Lee Sklar: Traveling through Time and Bass

Lee Sklar on stage

Leland (Lee) Sklar is revered as as one of the greatest bassists in modern music—and he remains among the busiest electric bass guitarists and session musicians, today. A member of the Los Angeles-based instrumental group The Section, he served as the de facto house band of Asylum Records and were one of the progenitors of the soft rock sound prevalent on top-40 radio in the 1970s and 1980s. Besides appearing as the backing band on numerous recordings by artists such as Jackson Browne, Carole King, Phil Collins, and James Taylor, the Section also released three solo albums of instrumental rock. By now, Lee Sklar has contributed to over 2,000 albums as a session musician, including some of the greatest recordings of all time.

Check out Lee Sklar’s discography, here.

Naturally, he’s also toured prolifically with James Taylor, Toto, Phil Collins and other major rock and pop acts. Lee’s work extends to the film and television world having recorded many soundtracks to films and television shows.

And at 71 years old the guru of bass is still going strong. Lee was kind enough to take a few minutes from his busy schedule to chat with us from his home in Los Angeles.

Chuck Schiele/MakingMusicMag: Hello Lee. Thank you so much for chatting with us here at MakingMusicmag.com today.

Leland Sklar: Thanks, Chuck. It’s my pleasure to be part of Bass Month.

Chuck Schiele: Let’s get started…uh, uh, one, two, three, fo! You’ve earned a performance credit list that any musician would feel grateful to have earned. What is your philosophy on the success in this?

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Lee Sklar: I just love working and being a part of a project. I’ve always been very focused and try to bring my best to whatever I am working on. Whenever I do a project, I treat it as though it is my project and not just as hired help or just a gig. That attitude has come through to the artists and producers who I have worked for and they appreciate that focus and energy.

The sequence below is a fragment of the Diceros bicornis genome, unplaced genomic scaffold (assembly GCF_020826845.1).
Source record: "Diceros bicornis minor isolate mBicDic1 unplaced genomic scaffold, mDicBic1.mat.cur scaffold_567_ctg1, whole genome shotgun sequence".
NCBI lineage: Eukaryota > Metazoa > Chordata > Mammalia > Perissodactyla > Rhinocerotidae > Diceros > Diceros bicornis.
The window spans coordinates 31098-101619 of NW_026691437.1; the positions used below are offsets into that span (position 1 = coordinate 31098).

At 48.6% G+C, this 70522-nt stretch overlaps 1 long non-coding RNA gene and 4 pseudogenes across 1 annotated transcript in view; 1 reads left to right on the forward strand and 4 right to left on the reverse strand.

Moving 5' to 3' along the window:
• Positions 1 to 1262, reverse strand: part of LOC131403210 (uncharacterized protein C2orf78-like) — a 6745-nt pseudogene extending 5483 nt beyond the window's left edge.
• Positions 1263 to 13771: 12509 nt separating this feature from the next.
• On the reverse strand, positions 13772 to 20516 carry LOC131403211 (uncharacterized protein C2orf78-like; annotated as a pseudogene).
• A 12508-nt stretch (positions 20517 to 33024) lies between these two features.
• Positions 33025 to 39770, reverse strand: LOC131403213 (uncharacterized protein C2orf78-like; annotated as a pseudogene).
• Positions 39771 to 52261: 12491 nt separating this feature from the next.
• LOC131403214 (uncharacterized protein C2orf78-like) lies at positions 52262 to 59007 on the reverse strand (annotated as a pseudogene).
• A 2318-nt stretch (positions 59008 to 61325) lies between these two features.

CS: What does a life as a bass player mean to you?

Lee Sklar: LIFE…. it is an elixir. I love being part of the bass community and appreciate all the other bassists out there. There is always something to learn and to share.

Chuck Schiele: With all of those with whom you have worked, is there a common thread among those projects that make success possible—even though the styles vary widely?

Lee Sklar: Great songs are the start. If you have great material it inspires you to new levels, and I have been very fortunate to have worked with so many great writers and musicians throughout my 50+ years of doing this.

Chuck Schiele: What gets you interested in working with any particular artist?

Lee Sklar: I almost always say YES when I get a call for work. Most of the time I have no idea what I will be doing, so it is an adventure on a daily basis. Delving into the unknown is both a bit scary and very exciting!

Chuck Schiele: Your preferred bass and rig?

Lee Sklar: I try to keep things simple. I have been using Euphonic Audio amps and speakers for a very long time and love them. I have a rig for the studio, one for small and intimate gigs, and one for large theaters to stadiums. The studio rig is a combo amp with a single 12 and the EA 800iAmp head. And it is on wheels like luggage which makes it easy to get from my truck to the studio. For intimate, I have an EA single 10 cab and their doubler head. For the big shows, I have an EA 4X10 and a 1X12. I use the Pro series head and a Yamaha sub kick placed in front of the 12 rather than a mic. It is killer.